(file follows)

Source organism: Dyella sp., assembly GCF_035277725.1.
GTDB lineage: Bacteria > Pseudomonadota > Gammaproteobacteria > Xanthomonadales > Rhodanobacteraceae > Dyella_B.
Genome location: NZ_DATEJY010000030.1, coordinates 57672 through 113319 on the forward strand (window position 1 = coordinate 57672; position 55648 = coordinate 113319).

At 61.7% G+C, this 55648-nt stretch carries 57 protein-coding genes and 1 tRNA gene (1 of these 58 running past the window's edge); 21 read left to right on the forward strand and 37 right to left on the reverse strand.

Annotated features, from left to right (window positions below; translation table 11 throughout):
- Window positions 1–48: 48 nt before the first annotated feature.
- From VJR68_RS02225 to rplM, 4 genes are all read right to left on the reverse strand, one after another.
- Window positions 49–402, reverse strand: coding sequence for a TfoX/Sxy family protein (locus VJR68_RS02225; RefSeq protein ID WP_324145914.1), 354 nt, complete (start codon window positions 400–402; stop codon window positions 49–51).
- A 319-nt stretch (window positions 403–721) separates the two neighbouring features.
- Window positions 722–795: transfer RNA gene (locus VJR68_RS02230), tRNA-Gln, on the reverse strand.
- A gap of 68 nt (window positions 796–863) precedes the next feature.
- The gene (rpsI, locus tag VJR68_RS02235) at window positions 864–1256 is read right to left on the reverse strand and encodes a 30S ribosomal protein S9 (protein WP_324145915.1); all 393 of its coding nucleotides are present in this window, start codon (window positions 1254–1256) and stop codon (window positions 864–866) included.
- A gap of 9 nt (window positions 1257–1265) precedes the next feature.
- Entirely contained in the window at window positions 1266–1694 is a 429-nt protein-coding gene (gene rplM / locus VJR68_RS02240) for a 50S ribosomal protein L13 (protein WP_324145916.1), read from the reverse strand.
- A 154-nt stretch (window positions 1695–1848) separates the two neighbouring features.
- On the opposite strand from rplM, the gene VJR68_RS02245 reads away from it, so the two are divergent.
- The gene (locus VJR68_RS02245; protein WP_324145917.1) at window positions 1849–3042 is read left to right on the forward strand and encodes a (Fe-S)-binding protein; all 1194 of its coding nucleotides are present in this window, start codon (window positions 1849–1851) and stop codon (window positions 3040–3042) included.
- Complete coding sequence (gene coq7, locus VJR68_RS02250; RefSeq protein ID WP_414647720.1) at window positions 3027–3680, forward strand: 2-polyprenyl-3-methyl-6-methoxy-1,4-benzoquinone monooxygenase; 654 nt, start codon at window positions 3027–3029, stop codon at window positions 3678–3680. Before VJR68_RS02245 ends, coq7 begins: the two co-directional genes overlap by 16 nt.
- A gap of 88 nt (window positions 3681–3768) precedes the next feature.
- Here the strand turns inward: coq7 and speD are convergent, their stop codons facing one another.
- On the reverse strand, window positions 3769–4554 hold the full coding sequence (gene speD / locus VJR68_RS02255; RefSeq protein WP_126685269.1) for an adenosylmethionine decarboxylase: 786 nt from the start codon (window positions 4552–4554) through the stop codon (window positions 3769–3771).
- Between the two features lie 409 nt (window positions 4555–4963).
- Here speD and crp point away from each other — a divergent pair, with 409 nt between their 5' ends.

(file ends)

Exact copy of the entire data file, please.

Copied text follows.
Source organism: Dyella sp., assembly GCF_035277725.1.
GTDB lineage: Bacteria > Pseudomonadota > Gammaproteobacteria > Xanthomonadales > Rhodanobacteraceae > Dyella_B.
Genome location: NZ_DATEJY010000030.1, coordinates 57672 through 113319 on the forward strand (window position 1 = coordinate 57672; position 55648 = coordinate 113319).

At 61.7% G+C, this 55648-nt stretch carries 57 protein-coding genes and 1 tRNA gene (1 of these 58 running past the window's edge); 21 read left to right on the forward strand and 37 right to left on the reverse strand.

Annotated features, from left to right (window positions below; translation table 11 throughout):
- Window positions 1–48: 48 nt before the first annotated feature.
- From VJR68_RS02225 to rplM, 4 genes are all read right to left on the reverse strand, one after another.
- Window positions 49–402, reverse strand: coding sequence for a TfoX/Sxy family protein (locus VJR68_RS02225; RefSeq protein ID WP_324145914.1), 354 nt, complete (start codon window positions 400–402; stop codon window positions 49–51).
- A 319-nt stretch (window positions 403–721) separates the two neighbouring features.
- Window positions 722–795: transfer RNA gene (locus VJR68_RS02230), tRNA-Gln, on the reverse strand.
- A gap of 68 nt (window positions 796–863) precedes the next feature.
- The gene (rpsI, locus tag VJR68_RS02235) at window positions 864–1256 is read right to left on the reverse strand and encodes a 30S ribosomal protein S9 (protein WP_324145915.1); all 393 of its coding nucleotides are present in this window, start codon (window positions 1254–1256) and stop codon (window positions 864–866) included.
- A gap of 9 nt (window positions 1257–1265) precedes the next feature.
- Entirely contained in the window at window positions 1266–1694 is a 429-nt protein-coding gene (gene rplM / locus VJR68_RS02240) for a 50S ribosomal protein L13 (protein WP_324145916.1), read from the reverse strand.
- A 154-nt stretch (window positions 1695–1848) separates the two neighbouring features.
- On the opposite strand from rplM, the gene VJR68_RS02245 reads away from it, so the two are divergent.
- The gene (locus VJR68_RS02245; protein WP_324145917.1) at window positions 1849–3042 is read left to right on the forward strand and encodes a (Fe-S)-binding protein; all 1194 of its coding nucleotides are present in this window, start codon (window positions 1849–1851) and stop codon (window positions 3040–3042) included.
- Complete coding sequence (gene coq7, locus VJR68_RS02250; RefSeq protein ID WP_414647720.1) at window positions 3027–3680, forward strand: 2-polyprenyl-3-methyl-6-methoxy-1,4-benzoquinone monooxygenase; 654 nt, start codon at window positions 3027–3029, stop codon at window positions 3678–3680. Before VJR68_RS02245 ends, coq7 begins: the two co-directional genes overlap by 16 nt.
- A gap of 88 nt (window positions 3681–3768) precedes the next feature.
- Here the strand turns inward: coq7 and speD are convergent, their stop codons facing one another.
- On the reverse strand, window positions 3769–4554 hold the full coding sequence (gene speD / locus VJR68_RS02255; RefSeq protein WP_126685269.1) for an adenosylmethionine decarboxylase: 786 nt from the start codon (window positions 4552–4554) through the stop codon (window positions 3769–3771).
- Between the two features lie 409 nt (window positions 4555–4963).
- Here speD and crp point away from each other — a divergent pair, with 409 nt between their 5' ends.